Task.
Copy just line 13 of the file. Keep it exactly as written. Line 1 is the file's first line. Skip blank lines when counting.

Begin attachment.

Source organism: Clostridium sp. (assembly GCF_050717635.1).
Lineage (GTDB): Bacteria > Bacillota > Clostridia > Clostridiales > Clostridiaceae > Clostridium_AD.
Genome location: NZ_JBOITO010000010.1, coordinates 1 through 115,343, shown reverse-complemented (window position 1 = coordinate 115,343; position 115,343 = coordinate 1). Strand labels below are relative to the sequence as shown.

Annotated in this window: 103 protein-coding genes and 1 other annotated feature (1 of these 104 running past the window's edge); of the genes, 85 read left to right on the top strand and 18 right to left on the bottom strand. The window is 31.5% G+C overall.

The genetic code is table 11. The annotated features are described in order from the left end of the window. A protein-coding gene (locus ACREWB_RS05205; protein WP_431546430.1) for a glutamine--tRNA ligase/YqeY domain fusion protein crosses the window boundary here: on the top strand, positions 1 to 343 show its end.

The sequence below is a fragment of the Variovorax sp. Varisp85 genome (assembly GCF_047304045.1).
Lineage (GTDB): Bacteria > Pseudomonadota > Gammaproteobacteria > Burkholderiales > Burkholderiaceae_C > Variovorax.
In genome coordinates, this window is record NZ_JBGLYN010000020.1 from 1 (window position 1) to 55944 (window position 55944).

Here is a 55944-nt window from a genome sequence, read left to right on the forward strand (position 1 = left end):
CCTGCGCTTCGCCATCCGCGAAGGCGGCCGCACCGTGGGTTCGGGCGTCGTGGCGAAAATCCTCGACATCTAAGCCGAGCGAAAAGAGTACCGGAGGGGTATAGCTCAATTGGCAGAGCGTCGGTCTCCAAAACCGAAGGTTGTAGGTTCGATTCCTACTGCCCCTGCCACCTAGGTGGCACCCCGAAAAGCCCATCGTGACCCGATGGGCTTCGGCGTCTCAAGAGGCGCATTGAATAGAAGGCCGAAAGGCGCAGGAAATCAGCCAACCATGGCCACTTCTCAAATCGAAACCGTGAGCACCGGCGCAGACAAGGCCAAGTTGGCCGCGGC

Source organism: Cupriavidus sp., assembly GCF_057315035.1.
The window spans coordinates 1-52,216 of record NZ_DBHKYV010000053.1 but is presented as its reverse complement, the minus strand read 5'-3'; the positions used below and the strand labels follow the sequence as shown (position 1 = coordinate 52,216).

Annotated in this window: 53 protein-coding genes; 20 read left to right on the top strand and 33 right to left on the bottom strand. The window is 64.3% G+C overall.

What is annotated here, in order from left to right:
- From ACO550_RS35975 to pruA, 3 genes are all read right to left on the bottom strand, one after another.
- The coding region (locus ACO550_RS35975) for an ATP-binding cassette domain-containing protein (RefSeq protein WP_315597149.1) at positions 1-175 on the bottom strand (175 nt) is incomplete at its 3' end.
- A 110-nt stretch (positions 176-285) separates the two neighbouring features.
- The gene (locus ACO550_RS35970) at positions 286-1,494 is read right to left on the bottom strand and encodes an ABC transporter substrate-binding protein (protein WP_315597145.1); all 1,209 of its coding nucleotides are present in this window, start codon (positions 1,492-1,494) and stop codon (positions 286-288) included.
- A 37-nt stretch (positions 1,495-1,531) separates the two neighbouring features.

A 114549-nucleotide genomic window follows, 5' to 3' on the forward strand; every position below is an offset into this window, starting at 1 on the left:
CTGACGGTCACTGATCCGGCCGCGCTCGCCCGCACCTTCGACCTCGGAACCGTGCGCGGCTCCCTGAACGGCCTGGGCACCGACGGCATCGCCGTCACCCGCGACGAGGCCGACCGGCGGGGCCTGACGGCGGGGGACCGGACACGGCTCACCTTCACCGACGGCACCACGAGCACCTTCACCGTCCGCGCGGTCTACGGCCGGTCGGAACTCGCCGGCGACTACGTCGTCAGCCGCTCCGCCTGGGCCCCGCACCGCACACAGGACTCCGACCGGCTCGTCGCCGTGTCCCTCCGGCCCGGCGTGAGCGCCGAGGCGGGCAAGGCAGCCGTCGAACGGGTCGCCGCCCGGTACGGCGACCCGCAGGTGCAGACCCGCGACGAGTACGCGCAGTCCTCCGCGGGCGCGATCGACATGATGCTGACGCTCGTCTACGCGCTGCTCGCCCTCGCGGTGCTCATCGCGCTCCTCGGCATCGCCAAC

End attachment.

Annotated in this window: 53 protein-coding genes; 20 read left to right on the top strand and 33 right to left on the bottom strand. The window is 64.3% G+C overall.